Good progress in 2018 with assistance given to 76,000 firms: Enterprise Singapore

Good progress in 2018 with assistance given to 76,000 firms: Enterprise Singapore

Despite a challenging year in which it had to navigate a volatile external environment and a post-merger transition, Enterprise Singapore said on Thursday (Mar 14) it made "good progress" by assisting 76,000 local firms across different growth stages and business capabilities in 2018. Brandon Tanoto reports.

SINGAPORE: Despite a challenging year in which it had to navigate a volatile external environment and a post-merger transition, Enterprise Singapore said on Thursday (Mar 14) it made "good progress" by assisting 76,000 local firms across different growth stages and business capabilities in 2018.

This covered a range of assistance from "in-depth discussions to generic enquiries", said chief executive officer Png Cheong Boon. About 30,000 firms were engaged by its partners at SME Centres through activities like business advisory and workshops.

These figures were shared at the agency's year-in-review report, its first after it was formed last year through a merger of SPRING Singapore and IE Singapore.

READ: New agency Enterprise Singapore launched to help companies grow, internationalise

Last year, Enterprise Singapore supported 7,000 capability-upgrading projects. When implemented, these projects are estimated to generate S$10.2 billion in value-add to the economy and 10,500 skilled jobs.

It facilitated more overseas projects in 2018, up 25 per cent to 570 projects, with half of these in China and Southeast Asia. All of these projects are expected to bring about S$11.1 billion of overseas sales and S$6.1 billion of overseas investments.

More than 1,000 start-ups tapped on its Startup SG Programmes and partners for assistance, said Enterprise Singapore. Under the Startup SG Equity, it co-invested nearly S$36.5 million in 52 start-ups, catalysing about S$118 million in private investments. 

Mr Png said: “We have done a lot in our first year as Enterprise Singapore, but it is not without challenges.”

The new Government agency had to "concurrently deal with the changes, transitionary issues and integration matters" arising from the merger, and there were situations where the agency fell short.

"Approvals for grant applications and disbursement were slower in some cases. We might not have responded fast enough to customers' enquiries and many of us were still unfamiliar with our own programmes," added Mr Png.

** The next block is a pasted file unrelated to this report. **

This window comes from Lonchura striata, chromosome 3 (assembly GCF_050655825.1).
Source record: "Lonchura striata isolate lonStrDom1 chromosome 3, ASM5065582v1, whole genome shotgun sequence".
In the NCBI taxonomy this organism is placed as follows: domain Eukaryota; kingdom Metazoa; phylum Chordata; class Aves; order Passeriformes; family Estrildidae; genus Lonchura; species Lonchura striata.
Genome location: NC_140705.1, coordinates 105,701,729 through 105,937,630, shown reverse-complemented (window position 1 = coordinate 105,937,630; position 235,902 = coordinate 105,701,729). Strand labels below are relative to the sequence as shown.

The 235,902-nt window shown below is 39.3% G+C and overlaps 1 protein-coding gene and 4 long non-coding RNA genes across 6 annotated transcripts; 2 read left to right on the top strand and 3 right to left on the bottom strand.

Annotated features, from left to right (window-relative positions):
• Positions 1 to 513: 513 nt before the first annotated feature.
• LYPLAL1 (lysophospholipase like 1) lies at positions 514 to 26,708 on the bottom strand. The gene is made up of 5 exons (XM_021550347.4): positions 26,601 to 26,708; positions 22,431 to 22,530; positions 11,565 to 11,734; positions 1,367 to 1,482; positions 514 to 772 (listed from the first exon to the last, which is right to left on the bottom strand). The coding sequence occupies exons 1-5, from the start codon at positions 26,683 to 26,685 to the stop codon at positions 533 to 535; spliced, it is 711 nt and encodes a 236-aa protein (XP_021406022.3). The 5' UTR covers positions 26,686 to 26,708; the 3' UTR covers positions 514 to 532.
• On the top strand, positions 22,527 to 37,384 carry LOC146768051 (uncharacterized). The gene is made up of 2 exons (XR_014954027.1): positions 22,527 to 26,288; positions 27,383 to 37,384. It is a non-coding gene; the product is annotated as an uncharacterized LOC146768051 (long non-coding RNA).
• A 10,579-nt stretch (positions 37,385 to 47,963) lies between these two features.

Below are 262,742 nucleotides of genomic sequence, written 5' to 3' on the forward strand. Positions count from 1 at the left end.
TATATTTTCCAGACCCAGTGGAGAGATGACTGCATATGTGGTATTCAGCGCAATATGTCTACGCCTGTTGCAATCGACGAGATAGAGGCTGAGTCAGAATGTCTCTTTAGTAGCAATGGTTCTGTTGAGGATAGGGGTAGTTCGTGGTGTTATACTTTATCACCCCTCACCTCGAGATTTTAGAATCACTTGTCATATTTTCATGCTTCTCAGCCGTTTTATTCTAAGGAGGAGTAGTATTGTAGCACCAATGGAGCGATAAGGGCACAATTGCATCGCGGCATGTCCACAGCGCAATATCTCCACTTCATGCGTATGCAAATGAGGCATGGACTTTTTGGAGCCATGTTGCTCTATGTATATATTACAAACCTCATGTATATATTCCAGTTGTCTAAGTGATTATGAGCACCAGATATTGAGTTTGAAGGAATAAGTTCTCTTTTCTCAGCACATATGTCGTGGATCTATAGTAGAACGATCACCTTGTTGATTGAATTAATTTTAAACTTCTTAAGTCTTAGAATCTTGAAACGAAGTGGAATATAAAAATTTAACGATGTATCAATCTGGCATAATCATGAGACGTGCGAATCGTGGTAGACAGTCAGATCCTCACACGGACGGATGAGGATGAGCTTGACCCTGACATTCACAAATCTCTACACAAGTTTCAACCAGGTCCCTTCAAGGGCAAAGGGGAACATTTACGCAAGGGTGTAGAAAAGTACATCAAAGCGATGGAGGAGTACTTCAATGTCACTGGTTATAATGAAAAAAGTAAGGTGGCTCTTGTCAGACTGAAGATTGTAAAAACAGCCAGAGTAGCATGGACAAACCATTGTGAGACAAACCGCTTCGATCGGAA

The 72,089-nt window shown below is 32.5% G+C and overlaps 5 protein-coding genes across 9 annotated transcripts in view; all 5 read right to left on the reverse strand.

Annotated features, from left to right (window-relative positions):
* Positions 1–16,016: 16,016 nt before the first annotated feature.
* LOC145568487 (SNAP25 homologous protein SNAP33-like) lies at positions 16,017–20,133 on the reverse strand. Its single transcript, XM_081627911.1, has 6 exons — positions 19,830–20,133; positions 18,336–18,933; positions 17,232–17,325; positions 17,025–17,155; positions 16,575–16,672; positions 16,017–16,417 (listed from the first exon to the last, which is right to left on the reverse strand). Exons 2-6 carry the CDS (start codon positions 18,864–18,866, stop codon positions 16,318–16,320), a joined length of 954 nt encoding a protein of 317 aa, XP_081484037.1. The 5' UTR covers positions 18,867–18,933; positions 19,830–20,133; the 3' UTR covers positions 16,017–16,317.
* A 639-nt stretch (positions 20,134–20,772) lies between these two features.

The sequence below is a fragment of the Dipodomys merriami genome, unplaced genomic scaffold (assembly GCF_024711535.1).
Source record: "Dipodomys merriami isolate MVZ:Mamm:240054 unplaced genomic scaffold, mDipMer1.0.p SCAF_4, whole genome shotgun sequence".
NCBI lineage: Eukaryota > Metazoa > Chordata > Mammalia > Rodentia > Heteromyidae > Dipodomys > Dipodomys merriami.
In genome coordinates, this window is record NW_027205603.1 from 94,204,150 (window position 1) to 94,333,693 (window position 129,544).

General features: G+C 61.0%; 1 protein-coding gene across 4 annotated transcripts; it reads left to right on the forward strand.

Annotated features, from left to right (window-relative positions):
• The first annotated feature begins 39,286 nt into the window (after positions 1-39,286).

“It was a lot more challenging in the beginning but over the last few months, we have straightened most of them out and I’m confident that moving forward, we should be able to operate smoothly.”

Going forward, Enterprise Singapore will focus on "three important and mutually-reinforcing priorities" after conducting a review of its strategies.

These include "sharper" approaches to help local firms raise productivity, strengthen innovation and accelerate internationalisation. 

Chairman Peter Ong acknowledged that these three areas were not new, but said the agency will be approaching them differently.

When it comes to fostering technology adoption, the agency will focus more on "market-led innovation", where technology solutions are developed based on the opportunities and problems faced by industry players here and in other markets.

"We will focus more on market needs, then we innovate based on that," he said.

On helping more firms to venture abroad and to do so in the earlier stages, Enterprise Singapore said it will invest more efforts to help a broader base of SMEs build necessary capabilities and be connected to support networks in these markets.

The Singapore Business Federation (SBF) said in a statement that it supports the three priority areas identified, and that a strategic partnership with Enterprise Singapore to help businesses internationalise is in the works.

“The enhanced support from Enterprise Singapore comes at an opportune time as many of our companies are actively looking beyond Singapore shores for growth. But venturing overseas alone can be daunting for many of these companies as it involves risk and a significant outlay of resources and time,” said SBF CEO Ho Meng Kit.

Source: CNA/nc(hm)

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